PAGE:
But between meeting 6,000 and 300 … not such a great idea for someone young and excited about new conversations.
No. 6 Stiffer Competition
As clients are more savvy and affluent, a Priority Banking client has an average of 3 to 5 bank accounts. This means clients possibly could set up multiple portfolios and even self-directed investments.
A typical Asian Client Money Allocation:
Given the diversified allocation of money by a typical Asian client, it is simple to conclude no wealth manager is a single driving force behind client’s financial decision. And when you recommend a wealth solution, comparisons are usually made to fees. Clients make a lot of cost-based decision and not value-based decision.
Neither are many banks driving value based-decisions in Asia. And since many financial institutions are selling expertise, cost-based decisions are here to stay.
No. 7 Separating the Pretenders from the Pack
interest rate goes up, bond prices drop
It is one thing to know in theory when interest rate goes up, bond prices drop. It is another when it didn’t happen. It is a totally different matter when your client is a fixed income portfolio manager, CEO of a listed company with multiple bonds issued, CFO or Treasury Dealer. Your knowledge and confidence swing from one meeting to another.
It is tough to end up pretending that you seem to know, especially when the average age of priority bankers is young in Asia, mostly below 30.
But many Hedge Fund Managers are below 30. So age has no relevancy to knowledge. Again, age has no limits to failure. Many Hedge Fund shuts down every year.
Priority Bankers struggle with their new-found image and early career success. It is a constant struggle between learning and keeping up with a financial market we have no control over.
No. 8 Personal Banker or Priority Banker. It is still about Sales.
There are only 2 roles at the front line. Service or Sales. The former brings in indirect revenue while the latter brings in direct revenue.
Despite the prestige of being a Priority Banker, managing affluent clients, managing less (dedicated portfolio) clients, access to more sophisticated wealth products, a higher based salary, the unit or organization’s revenue depends directly on the Priority Banker.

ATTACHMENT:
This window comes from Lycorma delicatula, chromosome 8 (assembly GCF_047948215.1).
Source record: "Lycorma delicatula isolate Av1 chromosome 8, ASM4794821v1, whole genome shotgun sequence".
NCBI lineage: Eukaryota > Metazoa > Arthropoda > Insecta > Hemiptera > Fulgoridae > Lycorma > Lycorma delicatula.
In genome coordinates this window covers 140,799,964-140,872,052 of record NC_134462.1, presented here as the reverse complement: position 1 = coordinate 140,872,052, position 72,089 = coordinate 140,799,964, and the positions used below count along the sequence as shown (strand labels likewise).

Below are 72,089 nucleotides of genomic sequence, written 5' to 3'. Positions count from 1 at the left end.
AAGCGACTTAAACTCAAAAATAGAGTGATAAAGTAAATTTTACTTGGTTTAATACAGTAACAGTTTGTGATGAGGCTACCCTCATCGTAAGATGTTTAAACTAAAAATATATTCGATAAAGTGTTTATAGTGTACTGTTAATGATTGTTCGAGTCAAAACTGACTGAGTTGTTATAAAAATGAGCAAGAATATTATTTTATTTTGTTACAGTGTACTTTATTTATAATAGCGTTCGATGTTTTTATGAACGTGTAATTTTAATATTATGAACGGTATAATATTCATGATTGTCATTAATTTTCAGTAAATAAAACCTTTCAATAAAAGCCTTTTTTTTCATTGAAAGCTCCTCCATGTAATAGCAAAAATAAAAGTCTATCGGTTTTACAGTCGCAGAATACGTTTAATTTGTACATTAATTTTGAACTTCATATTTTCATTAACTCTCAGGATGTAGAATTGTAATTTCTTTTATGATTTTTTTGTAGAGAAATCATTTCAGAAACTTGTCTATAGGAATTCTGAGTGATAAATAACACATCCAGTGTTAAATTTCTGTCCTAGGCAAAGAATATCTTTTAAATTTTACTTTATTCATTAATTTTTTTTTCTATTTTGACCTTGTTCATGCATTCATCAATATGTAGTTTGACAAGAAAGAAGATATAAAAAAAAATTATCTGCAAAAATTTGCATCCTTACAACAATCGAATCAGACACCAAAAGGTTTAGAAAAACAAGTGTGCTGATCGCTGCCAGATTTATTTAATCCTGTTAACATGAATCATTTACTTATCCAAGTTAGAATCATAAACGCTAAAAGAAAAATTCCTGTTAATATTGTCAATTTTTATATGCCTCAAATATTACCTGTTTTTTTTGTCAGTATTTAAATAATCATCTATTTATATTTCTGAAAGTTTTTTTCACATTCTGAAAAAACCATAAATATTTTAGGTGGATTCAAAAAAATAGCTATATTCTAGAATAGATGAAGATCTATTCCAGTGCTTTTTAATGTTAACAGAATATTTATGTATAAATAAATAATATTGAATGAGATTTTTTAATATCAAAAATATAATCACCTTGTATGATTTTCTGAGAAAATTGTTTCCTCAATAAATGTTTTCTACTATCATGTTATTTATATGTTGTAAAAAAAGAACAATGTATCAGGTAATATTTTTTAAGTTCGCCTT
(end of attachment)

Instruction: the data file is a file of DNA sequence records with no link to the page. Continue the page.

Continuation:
Many successful Personal Bankers and Priority Bankers enjoy great conversation with clients and offer a quality blend of salesmanship and banking & financial advisory to clients. If moving to be a Priority Banker from Personal Banker can distance away from the sales fact, the Priority Banker would had been further away from the truth.
No. 9 Priority Banker as a long-term Career?
Priority Bankers tend to be in the second or mid-phase of their career path. And since this means planning to be there for 3 – 5 years, they would want to ensure that the bank, the portfolio, the clients, the colleagues, the products would be optimal for their career stay.
When some of these factors do not align, and a volatile financial market, it is not hard to imagine why Priority 50% of Priority Bankers quit in 15 months.
These are 9 reasons why Priority Bankers quit in 15 months. More Priority Bankers’ articles below.
- What is a Priority Banker?
- How do you become a Priority Banker?
- Why 50% of Priority Bankers quit in 15 months?
- How do you survive as a Priority Banker?
- How do you succeed as a Priority Banker?
- 5 Stealthy but Astute ways to Excel as a Priority Banker